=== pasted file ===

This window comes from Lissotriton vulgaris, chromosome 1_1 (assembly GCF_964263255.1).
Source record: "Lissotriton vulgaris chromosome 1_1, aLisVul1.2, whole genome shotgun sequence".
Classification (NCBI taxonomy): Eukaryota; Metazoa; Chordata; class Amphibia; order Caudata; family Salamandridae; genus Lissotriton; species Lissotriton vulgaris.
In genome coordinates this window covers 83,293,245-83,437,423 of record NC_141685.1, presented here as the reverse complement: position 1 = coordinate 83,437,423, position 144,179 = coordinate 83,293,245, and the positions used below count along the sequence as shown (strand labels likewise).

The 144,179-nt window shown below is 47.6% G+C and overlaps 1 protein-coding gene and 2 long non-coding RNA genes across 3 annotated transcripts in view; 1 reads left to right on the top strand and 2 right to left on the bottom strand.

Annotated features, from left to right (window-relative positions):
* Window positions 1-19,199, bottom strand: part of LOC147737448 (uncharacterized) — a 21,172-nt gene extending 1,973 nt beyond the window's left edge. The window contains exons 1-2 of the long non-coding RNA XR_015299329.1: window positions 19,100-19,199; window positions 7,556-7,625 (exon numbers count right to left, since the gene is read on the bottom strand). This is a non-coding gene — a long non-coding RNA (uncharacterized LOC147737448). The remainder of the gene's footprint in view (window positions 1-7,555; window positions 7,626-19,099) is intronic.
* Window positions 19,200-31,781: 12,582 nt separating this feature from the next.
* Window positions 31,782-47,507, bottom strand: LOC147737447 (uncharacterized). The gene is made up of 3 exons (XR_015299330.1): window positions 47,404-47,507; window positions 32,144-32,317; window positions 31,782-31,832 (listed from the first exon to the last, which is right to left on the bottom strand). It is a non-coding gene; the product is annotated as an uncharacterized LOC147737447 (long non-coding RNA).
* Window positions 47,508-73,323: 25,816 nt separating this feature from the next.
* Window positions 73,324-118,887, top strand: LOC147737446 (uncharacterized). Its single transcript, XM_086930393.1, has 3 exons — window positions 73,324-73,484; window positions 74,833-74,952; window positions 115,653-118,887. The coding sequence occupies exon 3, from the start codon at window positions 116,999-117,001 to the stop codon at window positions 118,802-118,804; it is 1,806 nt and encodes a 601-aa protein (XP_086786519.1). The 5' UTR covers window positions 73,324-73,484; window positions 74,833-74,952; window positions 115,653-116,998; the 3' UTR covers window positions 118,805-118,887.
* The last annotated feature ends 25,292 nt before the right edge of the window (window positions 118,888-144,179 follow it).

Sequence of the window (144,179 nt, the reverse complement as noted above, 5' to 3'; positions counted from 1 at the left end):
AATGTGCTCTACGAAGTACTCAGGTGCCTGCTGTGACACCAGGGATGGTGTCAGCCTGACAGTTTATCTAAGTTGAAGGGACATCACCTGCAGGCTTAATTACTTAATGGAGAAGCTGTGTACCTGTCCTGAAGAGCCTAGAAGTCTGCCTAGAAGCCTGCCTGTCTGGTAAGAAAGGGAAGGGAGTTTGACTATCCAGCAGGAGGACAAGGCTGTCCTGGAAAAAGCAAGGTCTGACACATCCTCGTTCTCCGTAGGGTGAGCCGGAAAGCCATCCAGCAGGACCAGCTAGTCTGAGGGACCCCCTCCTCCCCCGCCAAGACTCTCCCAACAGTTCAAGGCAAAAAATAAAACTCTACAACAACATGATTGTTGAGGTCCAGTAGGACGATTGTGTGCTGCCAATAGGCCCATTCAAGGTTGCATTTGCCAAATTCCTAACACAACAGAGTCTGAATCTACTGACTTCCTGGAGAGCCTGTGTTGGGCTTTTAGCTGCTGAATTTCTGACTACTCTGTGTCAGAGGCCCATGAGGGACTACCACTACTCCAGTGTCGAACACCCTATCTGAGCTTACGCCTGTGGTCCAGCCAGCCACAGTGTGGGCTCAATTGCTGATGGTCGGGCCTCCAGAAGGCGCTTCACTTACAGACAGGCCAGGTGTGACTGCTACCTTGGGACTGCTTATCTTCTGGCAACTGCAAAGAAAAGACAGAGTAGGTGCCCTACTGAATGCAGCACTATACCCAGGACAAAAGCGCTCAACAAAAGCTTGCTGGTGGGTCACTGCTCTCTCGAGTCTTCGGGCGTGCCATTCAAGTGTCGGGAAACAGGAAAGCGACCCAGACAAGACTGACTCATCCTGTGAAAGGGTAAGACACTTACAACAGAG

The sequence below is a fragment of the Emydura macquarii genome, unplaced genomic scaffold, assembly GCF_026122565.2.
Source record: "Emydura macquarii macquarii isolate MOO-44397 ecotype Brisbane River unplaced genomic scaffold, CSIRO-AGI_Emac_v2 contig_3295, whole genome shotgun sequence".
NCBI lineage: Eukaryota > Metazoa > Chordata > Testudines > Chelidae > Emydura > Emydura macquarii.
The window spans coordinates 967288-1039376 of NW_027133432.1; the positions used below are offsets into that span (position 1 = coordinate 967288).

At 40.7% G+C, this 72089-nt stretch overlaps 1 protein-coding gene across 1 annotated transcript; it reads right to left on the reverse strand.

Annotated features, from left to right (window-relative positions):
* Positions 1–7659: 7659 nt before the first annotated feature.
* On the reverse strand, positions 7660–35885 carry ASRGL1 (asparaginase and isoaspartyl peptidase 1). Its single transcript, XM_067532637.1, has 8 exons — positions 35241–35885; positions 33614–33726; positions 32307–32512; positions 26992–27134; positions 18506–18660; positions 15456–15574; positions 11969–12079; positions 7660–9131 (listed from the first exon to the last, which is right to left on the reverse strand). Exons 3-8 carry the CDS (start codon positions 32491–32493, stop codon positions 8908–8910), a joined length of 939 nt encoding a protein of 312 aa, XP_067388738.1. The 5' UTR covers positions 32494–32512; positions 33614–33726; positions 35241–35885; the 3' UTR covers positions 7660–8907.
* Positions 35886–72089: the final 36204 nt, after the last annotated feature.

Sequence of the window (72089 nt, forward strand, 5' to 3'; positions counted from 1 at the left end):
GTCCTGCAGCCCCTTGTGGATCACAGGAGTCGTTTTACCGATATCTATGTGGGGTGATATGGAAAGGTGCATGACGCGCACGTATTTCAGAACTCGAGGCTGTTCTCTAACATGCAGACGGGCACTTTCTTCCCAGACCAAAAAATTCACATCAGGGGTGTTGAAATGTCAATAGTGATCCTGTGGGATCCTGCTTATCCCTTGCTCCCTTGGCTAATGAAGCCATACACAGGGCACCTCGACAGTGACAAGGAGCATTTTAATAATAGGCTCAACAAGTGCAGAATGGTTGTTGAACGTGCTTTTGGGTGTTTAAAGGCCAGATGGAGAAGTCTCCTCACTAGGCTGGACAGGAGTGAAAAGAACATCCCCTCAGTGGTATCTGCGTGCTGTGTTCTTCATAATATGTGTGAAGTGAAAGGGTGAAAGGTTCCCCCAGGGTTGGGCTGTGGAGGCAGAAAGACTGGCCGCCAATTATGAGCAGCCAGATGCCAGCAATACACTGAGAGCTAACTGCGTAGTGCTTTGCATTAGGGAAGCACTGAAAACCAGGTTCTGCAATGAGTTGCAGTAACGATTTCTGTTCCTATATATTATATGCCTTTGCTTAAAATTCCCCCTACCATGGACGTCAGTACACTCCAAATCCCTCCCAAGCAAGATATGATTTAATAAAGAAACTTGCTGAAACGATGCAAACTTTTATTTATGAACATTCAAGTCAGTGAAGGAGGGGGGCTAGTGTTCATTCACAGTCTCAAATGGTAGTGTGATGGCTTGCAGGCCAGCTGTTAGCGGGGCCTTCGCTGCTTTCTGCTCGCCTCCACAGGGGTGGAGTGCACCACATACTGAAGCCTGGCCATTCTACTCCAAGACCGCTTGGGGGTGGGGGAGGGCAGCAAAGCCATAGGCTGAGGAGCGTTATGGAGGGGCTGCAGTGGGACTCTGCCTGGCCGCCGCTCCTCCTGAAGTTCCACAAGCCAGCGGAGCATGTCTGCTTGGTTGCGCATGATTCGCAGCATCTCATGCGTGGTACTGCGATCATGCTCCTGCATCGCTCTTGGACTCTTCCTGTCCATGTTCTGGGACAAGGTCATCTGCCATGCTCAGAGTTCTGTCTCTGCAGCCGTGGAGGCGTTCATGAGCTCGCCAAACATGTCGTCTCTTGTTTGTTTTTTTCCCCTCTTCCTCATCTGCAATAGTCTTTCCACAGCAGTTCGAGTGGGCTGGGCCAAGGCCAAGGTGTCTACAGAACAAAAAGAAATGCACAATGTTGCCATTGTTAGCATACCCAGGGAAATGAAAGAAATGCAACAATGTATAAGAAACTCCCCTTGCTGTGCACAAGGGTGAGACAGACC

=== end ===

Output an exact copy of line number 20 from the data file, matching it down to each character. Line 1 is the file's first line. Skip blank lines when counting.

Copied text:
Annotated features, from left to right (window-relative positions):